100% rise in rentals in city
The Millennium City’s landscape is marred by bad roads while its residents are facing erratic power and water supply and non-existent comfortable mode of transport, notwithstanding, the housing rentals in Gurgaon have gone up by around 100% in the past 12-15 months.india Updated: Oct 24, 2011 00:39 IST
The Millennium City’s landscape is marred by bad roads while its residents are facing erratic power and water supply and non-existent comfortable mode of transport, notwithstanding, the housing rentals in Gurgaon have gone up by around 100% in the past 12-15 months.
The house owners and property dealers prosper while the tenants who have come here from far off places to work in various industries and corporate houses have no option but to shell out a major chunk of their hard-earned salary for lodging.
"A two-bedroom flat, which used to cost around Rs 12,000-Rs 14,000 per month about a year back, now comes for R22000-R24,000. But the demand is so high that all flats get occupied even if they are expensive," said Shyam Sharma, an agent who deals in houses in areas like DLF, Sushant Lok and South city.
Similarly, a flat with one bedroom, a hall and a kitchen (1BHK) in middle class apartments like Kendriya Vihar and Devendra Vihar in sector 56, which was available for around R6,000 per month till last year, now costs Rs 10,000 to Rs 11,000.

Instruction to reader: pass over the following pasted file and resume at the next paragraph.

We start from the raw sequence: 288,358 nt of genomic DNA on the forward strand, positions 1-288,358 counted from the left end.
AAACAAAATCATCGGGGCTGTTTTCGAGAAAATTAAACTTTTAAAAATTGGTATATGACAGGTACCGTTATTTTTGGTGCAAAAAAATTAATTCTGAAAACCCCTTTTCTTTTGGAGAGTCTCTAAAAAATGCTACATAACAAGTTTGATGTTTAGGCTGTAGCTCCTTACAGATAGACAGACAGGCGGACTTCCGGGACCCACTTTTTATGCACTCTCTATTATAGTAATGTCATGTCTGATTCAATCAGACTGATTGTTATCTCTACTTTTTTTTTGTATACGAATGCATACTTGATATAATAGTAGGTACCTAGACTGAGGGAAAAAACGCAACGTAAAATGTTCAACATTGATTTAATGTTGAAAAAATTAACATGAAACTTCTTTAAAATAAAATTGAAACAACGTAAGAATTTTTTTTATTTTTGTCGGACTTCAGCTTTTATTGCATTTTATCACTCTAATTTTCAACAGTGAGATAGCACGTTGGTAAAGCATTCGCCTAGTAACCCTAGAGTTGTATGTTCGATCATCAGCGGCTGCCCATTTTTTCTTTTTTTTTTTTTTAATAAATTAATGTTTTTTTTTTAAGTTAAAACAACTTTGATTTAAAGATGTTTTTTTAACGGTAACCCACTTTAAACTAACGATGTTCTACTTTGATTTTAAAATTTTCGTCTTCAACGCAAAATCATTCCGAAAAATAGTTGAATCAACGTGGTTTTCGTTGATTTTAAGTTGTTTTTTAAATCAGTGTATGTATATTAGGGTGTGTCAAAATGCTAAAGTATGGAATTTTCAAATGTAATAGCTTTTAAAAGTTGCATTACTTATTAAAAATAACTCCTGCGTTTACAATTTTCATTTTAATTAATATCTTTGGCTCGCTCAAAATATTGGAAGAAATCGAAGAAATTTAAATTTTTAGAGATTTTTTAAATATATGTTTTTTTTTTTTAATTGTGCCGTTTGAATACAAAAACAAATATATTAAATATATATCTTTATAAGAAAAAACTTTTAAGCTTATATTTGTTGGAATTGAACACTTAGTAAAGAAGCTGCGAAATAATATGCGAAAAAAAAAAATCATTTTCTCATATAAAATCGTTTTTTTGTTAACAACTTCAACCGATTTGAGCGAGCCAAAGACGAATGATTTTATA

"I don't understand the logic behind such hikes in rentals," said Y K Srivastava, president of Sector 56 Resident Welfare Association (RWA). "But we can't do much about it as not all the houses are similar in space or other facilities."
The rate of hike is not proportionate in posh localities. Yet, the prices are already as high as R1.5 lakh per month.
According to Shveta Jain, director, residential services at Cushman and Wakefield Real Estate Consultants, in high-end apartments like the Golf Course Extension, rentals have either gone down because of less occupancy or have increased by only 5-10% during the last quarter. "Gurgaon being a commercial hub is the major factor for rise in rentals," she said.
Nisha Singh, Councillor of Ward 30 which comprises several posh colonies, said: "What fuels such hikes is the demand for studio apartments or two-bedroom flats among people who come to the city for work."
The introduction of Metro train in the city last year acted as a catalyst to shoot up the lodging cost. Besides areas like DLF Phase — 3, Sushantlok-1, Maruti Kunj and Saraswati Vihar, which are directly linked to Metro stations, the rentals increased in other part of the city also because of the accessibility of the rapid transport system in their neighbourhood.
Ironically, even the areas in Old Gurgaon with congested by-lanes have become costly. For example, a 2BHK flat in Ashok Vihar near railway station area which could have been easily rented at Rs 4,000-5,000 a month, is now priced at not less than Rs 7,000- 9,000.